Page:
Facebook’s facial recognition capabilities are about to get a little creepier

If you’re the type of person who ducks out of photos to avoid being tagged, Facebook is on to you. The company’s artificial intelligence lab is developing an experimental algorithm that detects users’ identities based on body shapes, hair and clothes instead of faces.

The idea mimics humans ability to recognize people in the same way we use clues without seeing faces. In an interview with the New Scientist, Yann LeCun, Facebook’s head of A.I. gave the example of Mark Zuckerberg who is identified “very easily, because he always wears a gray T-shirt.”

Facebook uploaded 40,000 photos from Flickr, some of them showing people’s faces and others partially obscured, and ran them through a “sophisticated neural network.” The algorithm was able to detect people’s identities 83 percent of the time.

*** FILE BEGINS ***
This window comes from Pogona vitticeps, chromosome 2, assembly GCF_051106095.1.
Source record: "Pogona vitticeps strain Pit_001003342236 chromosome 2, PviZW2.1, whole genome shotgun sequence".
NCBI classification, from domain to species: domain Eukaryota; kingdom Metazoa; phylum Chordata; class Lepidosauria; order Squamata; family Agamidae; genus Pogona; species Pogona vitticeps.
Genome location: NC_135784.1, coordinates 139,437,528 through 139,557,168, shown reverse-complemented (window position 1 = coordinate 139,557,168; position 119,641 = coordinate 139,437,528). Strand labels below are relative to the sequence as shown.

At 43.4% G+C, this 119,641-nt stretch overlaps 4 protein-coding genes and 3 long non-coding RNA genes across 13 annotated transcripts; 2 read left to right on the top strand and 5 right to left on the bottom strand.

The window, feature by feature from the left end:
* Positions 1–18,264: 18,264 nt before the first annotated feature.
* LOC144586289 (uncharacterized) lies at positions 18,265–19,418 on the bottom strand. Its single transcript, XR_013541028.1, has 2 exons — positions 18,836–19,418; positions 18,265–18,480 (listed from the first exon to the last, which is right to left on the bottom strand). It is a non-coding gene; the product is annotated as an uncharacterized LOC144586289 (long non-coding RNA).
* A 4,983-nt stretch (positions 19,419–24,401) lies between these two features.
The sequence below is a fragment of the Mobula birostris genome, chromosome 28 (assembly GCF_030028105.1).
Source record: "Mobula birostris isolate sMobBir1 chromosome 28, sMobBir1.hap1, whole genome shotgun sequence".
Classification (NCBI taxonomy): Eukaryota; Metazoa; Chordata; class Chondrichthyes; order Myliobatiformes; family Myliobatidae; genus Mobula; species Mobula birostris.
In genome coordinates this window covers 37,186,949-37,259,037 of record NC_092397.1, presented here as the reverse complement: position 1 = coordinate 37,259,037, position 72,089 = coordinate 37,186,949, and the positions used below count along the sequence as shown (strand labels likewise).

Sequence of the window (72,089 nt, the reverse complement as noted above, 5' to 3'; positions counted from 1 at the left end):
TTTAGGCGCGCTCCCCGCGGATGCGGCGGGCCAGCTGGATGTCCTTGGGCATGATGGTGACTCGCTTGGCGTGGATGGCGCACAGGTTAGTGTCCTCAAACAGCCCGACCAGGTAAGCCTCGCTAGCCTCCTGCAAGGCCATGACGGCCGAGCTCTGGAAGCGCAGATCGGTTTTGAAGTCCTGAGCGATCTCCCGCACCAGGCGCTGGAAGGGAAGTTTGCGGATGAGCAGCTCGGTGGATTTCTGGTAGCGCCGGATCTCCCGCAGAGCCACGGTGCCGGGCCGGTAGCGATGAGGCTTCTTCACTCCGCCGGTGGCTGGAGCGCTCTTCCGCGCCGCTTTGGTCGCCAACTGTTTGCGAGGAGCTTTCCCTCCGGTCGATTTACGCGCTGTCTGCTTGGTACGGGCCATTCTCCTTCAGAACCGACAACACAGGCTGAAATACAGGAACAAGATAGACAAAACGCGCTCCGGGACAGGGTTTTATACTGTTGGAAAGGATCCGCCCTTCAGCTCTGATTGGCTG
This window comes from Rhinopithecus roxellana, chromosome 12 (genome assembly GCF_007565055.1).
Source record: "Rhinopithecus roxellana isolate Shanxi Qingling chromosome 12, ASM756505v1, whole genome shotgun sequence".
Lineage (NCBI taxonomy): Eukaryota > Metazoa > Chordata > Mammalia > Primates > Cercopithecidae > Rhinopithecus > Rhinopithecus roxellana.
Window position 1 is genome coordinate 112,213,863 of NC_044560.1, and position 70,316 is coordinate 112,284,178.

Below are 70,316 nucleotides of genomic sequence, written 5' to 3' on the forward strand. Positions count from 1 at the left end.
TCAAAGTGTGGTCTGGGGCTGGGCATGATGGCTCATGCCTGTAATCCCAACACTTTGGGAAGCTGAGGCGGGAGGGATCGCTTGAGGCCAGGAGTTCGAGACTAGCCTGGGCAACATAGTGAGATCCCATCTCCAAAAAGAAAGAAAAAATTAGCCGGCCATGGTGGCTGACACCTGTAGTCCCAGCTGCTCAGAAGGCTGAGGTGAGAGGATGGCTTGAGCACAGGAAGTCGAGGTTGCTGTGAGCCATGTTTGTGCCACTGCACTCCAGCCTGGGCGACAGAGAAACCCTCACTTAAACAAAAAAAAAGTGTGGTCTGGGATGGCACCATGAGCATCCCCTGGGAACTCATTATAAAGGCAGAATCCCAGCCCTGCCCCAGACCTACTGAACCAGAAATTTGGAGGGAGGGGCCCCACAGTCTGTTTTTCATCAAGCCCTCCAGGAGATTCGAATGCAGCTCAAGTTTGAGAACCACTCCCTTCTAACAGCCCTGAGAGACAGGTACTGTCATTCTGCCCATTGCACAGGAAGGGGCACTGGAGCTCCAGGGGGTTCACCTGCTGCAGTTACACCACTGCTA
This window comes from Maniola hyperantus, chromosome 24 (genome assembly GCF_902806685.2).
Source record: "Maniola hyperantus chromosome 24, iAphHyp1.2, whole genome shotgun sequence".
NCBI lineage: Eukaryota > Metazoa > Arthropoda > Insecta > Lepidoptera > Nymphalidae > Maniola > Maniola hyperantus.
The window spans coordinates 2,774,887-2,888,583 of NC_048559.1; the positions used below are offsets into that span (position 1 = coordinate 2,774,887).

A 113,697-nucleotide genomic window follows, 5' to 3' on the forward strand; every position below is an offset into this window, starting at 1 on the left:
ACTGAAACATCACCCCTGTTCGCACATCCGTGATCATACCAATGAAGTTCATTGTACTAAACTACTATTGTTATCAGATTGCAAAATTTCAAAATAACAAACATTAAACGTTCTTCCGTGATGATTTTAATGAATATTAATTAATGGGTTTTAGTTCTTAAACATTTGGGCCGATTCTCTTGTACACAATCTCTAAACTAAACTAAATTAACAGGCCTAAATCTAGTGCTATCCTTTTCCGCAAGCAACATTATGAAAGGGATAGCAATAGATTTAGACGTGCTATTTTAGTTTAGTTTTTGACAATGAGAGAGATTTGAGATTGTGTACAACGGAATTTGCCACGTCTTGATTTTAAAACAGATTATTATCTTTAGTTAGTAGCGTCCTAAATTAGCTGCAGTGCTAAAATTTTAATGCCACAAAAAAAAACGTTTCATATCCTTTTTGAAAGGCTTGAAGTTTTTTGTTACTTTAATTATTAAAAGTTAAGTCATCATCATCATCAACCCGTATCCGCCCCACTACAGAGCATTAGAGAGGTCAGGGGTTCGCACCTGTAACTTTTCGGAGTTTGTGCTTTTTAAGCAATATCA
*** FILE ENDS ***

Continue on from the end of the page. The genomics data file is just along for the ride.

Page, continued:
The intent isn’t to be creepy, claims LeCun. The tool could be used to alert people that pictures of them have been uploaded to the Internet without their knowledge. More practically, the tool will be used to ease the burden of tagging multiple photos at once.

Still, Facebook might have trouble convincing users that this yet-to-be-released tool isn’t invading people’s privacy. It’s already embroiled in controversy in Europe over its facial recognition services: European regulators have blocked the release of Facebook’s new photo-sharing app Moments over its facial recognition abilities, which the company has nailed down to human-like accuracy.

So, if you’re trying to avoid Facebook, perhaps the best solution for now is to never leave the house.

Image courtesy of YouTube.

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